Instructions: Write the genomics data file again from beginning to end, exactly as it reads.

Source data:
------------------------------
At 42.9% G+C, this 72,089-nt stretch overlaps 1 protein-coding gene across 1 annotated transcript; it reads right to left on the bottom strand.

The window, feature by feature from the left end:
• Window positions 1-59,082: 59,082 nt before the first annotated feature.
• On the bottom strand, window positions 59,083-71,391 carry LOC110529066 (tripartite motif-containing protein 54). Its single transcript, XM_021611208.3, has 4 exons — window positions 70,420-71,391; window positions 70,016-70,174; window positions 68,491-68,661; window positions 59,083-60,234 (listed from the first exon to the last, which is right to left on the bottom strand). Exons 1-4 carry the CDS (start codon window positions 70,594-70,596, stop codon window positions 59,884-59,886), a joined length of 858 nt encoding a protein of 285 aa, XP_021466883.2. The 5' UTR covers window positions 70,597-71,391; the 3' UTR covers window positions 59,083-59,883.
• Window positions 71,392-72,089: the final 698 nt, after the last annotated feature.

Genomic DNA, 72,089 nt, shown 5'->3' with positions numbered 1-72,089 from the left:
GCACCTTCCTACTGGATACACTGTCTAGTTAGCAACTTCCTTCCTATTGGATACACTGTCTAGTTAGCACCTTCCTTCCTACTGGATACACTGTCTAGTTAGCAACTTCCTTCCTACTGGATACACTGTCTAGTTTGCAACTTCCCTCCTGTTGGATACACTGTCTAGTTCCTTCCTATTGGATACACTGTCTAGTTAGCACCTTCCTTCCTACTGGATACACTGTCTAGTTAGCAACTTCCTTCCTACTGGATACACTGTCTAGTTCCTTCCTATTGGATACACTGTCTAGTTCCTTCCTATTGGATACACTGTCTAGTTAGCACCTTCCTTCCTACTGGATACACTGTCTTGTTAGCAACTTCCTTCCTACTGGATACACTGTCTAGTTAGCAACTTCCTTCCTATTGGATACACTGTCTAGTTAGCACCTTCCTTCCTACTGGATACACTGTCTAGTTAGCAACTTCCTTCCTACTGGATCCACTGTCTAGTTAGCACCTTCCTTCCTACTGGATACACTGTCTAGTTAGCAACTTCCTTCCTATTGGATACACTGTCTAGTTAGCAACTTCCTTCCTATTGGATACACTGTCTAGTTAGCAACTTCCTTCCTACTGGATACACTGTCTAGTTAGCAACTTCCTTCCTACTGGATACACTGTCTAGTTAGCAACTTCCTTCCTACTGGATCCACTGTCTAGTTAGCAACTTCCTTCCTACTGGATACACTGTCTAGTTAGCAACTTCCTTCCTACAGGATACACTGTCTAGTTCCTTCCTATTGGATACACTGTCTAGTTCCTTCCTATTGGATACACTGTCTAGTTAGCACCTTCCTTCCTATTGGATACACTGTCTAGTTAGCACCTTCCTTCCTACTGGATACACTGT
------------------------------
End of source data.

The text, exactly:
At 42.9% G+C, this 72,089-nt stretch overlaps 1 protein-coding gene across 1 annotated transcript; it reads right to left on the bottom strand.

The window, feature by feature from the left end:
• Window positions 1-59,082: 59,082 nt before the first annotated feature.
• On the bottom strand, window positions 59,083-71,391 carry LOC110529066 (tripartite motif-containing protein 54). Its single transcript, XM_021611208.3, has 4 exons — window positions 70,420-71,391; window positions 70,016-70,174; window positions 68,491-68,661; window positions 59,083-60,234 (listed from the first exon to the last, which is right to left on the bottom strand). Exons 1-4 carry the CDS (start codon window positions 70,594-70,596, stop codon window positions 59,884-59,886), a joined length of 858 nt encoding a protein of 285 aa, XP_021466883.2. The 5' UTR covers window positions 70,597-71,391; the 3' UTR covers window positions 59,083-59,883.
• Window positions 71,392-72,089: the final 698 nt, after the last annotated feature.

Genomic DNA, 72,089 nt, shown 5'->3' with positions numbered 1-72,089 from the left:
GCACCTTCCTACTGGATACACTGTCTAGTTAGCAACTTCCTTCCTATTGGATACACTGTCTAGTTAGCACCTTCCTTCCTACTGGATACACTGTCTAGTTAGCAACTTCCTTCCTACTGGATACACTGTCTAGTTTGCAACTTCCCTCCTGTTGGATACACTGTCTAGTTCCTTCCTATTGGATACACTGTCTAGTTAGCACCTTCCTTCCTACTGGATACACTGTCTAGTTAGCAACTTCCTTCCTACTGGATACACTGTCTAGTTCCTTCCTATTGGATACACTGTCTAGTTCCTTCCTATTGGATACACTGTCTAGTTAGCACCTTCCTTCCTACTGGATACACTGTCTTGTTAGCAACTTCCTTCCTACTGGATACACTGTCTAGTTAGCAACTTCCTTCCTATTGGATACACTGTCTAGTTAGCACCTTCCTTCCTACTGGATACACTGTCTAGTTAGCAACTTCCTTCCTACTGGATCCACTGTCTAGTTAGCACCTTCCTTCCTACTGGATACACTGTCTAGTTAGCAACTTCCTTCCTATTGGATACACTGTCTAGTTAGCAACTTCCTTCCTATTGGATACACTGTCTAGTTAGCAACTTCCTTCCTACTGGATACACTGTCTAGTTAGCAACTTCCTTCCTACTGGATACACTGTCTAGTTAGCAACTTCCTTCCTACTGGATCCACTGTCTAGTTAGCAACTTCCTTCCTACTGGATACACTGTCTAGTTAGCAACTTCCTTCCTACAGGATACACTGTCTAGTTCCTTCCTATTGGATACACTGTCTAGTTCCTTCCTATTGGATACACTGTCTAGTTAGCACCTTCCTTCCTATTGGATACACTGTCTAGTTAGCACCTTCCTTCCTACTGGATACACTGT